Everything has to be understood in the context of its time, but the Austromarxist era implied questions of a very general character. Morality and discipline are notions you can’t escape during heightened social tensions with the need for self-defense and possible confrontations with armed reactionary forces.
It’s an uncomfortable issue to tackle, not least when libertarian forms of socialism have gained a lot of traction since the demise of so-called actually existing socialism. I myself have been politicized in that environment, and I don’t see the development as only negative. But we have to acknowledge that there are limits to a politics based on individual desire, spontaneity, and the magical unification of diverse struggles. Morality and discipline might have a bad reputation in radical circles, but I don’t think it’ll help us if we dodge all related questions. It’s a discussion we need to have.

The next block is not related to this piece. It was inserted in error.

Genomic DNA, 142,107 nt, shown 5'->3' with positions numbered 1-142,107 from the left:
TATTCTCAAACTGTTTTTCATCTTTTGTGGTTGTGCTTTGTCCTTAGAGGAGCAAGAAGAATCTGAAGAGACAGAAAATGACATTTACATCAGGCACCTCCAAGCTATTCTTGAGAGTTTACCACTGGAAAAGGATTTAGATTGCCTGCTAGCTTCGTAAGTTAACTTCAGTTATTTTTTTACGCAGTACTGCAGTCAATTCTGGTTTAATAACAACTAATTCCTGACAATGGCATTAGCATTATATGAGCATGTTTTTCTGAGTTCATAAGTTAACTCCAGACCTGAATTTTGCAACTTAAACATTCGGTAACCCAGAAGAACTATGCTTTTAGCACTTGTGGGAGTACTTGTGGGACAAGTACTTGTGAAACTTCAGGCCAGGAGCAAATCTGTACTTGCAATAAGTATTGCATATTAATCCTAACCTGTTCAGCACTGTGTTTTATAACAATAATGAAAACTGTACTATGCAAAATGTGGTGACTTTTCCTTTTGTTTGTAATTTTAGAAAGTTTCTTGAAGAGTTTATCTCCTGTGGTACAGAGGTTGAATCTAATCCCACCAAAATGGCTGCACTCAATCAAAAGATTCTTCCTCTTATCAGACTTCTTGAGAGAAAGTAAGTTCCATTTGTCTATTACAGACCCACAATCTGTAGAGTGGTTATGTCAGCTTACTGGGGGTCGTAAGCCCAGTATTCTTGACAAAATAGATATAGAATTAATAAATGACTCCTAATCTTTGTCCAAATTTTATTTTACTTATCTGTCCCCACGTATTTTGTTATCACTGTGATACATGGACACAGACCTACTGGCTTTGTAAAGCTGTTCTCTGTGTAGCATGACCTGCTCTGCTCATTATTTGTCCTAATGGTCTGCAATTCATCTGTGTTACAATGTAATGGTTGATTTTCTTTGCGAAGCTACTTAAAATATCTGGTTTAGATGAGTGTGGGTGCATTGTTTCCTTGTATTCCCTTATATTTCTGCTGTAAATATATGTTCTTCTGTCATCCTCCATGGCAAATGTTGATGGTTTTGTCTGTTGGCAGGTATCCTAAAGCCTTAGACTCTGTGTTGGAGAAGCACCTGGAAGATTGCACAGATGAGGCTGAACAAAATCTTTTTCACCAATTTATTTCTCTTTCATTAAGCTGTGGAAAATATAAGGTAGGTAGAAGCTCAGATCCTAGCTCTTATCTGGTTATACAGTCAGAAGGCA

Sports will feature in it, but I don’t know if discipline is the most important aspect of workers’ sports for building a distinct class culture. Morality might be. I’m very impressed by how principled worker athletes were during the height of the workers’ sports movement. At the risk of being accused of voluntarism, I think we would come a long way if some of this could be revived.
About the Author
Gabriel Kuhn is an Austrian-born writer, translator, and union organizer living in Sweden. His latest book is Liberating Sápmi: Indigenous Resistance in Europe’s Far North. He blogs at lefttwothree.org.
About the Interviewer
David Broder is Jacobin’s Europe editor and a historian of French and Italian communism.